What scene are you working on today?

Today is with Seann and Will Sasso and Sarah Michelle Gellar and I’m trying to explain to them…Boxer’s written a screenplay, it’s called The Power and this is what it’s about.  And interestingly enough, the screenplay that Boxer has written basically unfolds.  And he’s trying to explain to Seann – before we go on the ride-along – what this is.  It’s about a crime saga in L.A.  I play a cop who (is) paranoid schizophrenic and he has a supernatural gift and he can do this and he can do that.  So to Seann’s character, it’s too much for Seann.  He’s like, “Oh neat.  Cool.”

He has amnesia but he remembers having written the script?

Ok. Well it’s almost like…he knows he’s written a script because the script has been so close to him.  But there are some things, it’s like selective amnesia.  There are a lot of things that he doesn’t remember.  He doesn’t remember – and I will try to be as clear with you guys as I possibly can so it all makes sense when you write it – but he’s forgotten the past two year.  The screenplay has been with him for many many many years.  That’s how he’s able to remember that.  He doesn’t remember that he’s married to the Senator’s wife.  He doesn’t know that he is who he is, this big movie star.

So is Doom a horror movie?

Buddy, Doom is…

People are nervous; no one knows.

No, Doom – I’ve seen it. It is an unapologetic, straight-up horror movie that is…it’s as violent as they come.

And have you finished Gridiron Gang?

Wrapped Gridiron Gang, yeah. That’ll be out September 15th of next year. 

Do you get to take a break after this or what?

After this I’m gonna go promote Doom. After seeing it – I saw it a couple of times – I’ll see it one time, the finished cut. And then I’ll go out in a big campaign and promote it.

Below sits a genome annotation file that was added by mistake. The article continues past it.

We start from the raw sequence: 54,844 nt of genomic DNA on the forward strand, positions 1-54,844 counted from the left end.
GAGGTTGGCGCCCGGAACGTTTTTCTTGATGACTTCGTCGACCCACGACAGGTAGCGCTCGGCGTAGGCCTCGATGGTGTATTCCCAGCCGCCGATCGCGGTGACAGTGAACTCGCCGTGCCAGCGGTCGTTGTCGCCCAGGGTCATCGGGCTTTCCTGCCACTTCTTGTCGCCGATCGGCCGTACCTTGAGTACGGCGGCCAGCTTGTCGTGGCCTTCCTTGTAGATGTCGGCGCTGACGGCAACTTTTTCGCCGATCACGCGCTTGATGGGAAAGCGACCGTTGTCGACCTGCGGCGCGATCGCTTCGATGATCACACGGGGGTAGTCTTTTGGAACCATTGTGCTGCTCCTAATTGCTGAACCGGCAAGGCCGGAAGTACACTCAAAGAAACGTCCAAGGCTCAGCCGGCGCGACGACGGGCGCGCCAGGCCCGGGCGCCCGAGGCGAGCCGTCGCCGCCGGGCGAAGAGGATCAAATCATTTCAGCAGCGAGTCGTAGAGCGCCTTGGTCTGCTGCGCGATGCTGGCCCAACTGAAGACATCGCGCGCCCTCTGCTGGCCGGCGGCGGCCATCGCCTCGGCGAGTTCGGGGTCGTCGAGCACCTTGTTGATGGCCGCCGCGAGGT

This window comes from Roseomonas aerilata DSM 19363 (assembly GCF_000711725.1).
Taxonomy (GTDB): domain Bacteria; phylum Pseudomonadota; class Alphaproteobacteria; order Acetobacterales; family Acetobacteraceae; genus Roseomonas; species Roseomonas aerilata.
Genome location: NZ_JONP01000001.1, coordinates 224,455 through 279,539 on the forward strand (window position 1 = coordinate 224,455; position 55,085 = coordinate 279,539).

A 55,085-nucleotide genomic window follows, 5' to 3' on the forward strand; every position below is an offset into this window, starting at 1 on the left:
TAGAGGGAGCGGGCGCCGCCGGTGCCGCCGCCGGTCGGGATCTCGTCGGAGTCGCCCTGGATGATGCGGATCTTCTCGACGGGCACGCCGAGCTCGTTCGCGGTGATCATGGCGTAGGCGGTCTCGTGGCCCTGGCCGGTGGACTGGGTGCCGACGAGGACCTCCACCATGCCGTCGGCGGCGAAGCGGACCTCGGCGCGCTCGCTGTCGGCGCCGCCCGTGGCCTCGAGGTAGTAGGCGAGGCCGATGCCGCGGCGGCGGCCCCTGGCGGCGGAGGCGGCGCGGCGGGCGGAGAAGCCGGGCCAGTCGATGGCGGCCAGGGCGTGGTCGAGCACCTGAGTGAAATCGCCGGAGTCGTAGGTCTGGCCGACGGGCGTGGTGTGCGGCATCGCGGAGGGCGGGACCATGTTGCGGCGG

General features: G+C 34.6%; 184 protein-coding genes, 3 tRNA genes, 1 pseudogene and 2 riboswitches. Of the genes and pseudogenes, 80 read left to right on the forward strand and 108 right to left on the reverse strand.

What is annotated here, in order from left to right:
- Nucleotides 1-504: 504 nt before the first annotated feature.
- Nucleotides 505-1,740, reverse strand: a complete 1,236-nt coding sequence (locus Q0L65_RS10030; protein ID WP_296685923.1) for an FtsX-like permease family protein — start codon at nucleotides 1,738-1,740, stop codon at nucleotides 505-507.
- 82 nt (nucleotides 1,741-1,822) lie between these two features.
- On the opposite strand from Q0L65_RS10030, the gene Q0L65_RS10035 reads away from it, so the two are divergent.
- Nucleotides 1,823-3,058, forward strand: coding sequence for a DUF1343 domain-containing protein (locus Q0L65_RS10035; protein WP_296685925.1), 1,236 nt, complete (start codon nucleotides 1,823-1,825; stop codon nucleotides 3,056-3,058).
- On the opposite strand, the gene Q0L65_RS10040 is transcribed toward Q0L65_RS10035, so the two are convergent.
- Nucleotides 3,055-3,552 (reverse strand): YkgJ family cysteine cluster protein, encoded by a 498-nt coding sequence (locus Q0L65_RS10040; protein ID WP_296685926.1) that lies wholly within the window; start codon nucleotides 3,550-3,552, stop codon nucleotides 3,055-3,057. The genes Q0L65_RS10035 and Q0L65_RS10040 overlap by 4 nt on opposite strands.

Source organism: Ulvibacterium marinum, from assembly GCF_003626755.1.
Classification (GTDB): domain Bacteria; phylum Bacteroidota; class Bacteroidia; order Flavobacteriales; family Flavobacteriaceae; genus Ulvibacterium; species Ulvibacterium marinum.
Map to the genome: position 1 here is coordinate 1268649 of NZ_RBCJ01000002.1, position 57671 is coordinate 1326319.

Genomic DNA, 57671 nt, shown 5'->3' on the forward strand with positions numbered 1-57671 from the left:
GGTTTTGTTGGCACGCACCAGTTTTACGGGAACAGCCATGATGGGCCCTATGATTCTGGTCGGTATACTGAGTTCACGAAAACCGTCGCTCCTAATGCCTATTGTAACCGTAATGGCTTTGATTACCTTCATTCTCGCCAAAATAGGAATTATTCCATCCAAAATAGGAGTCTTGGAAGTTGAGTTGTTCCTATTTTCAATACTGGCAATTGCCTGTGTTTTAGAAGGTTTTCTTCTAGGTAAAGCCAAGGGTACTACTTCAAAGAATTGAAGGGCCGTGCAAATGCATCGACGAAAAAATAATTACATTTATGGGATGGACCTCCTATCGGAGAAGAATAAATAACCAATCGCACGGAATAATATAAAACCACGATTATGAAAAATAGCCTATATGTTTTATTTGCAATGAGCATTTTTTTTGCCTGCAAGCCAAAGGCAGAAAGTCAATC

What about this one?

Well, it was important to me to get really close to Richard and to understand his way of thinking and that process.  Because I think the character is so complex with Boxer, it’s important to stay close to him and to continue to say ok, well, this is my interpretation.  Every day, by the way, it’s something new, something different.  There’s an alter-ego, by the way, I forgot to tell you guys, to Boxer.  In the screenplay his name is Jericho Kane.  And there are moments that Jericho Kane comes out in Boxer.  And on the day, with Richard, I think this would be a good moment here.  We’ve already talked about it.  We thought maybe not, but I think maybe so.  And it’s yay or nay, a constant creative process.  Especially when you have a script like this, you have to be.  You have no choice.

Questions? Comments? Manifesto? Send them to me at





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6:16PM on 09/20/2005


Thanks for the interview. I'm very excited to see this one (more so than I already was).
Thanks for the interview. I'm very excited to see this one (more so than I already was).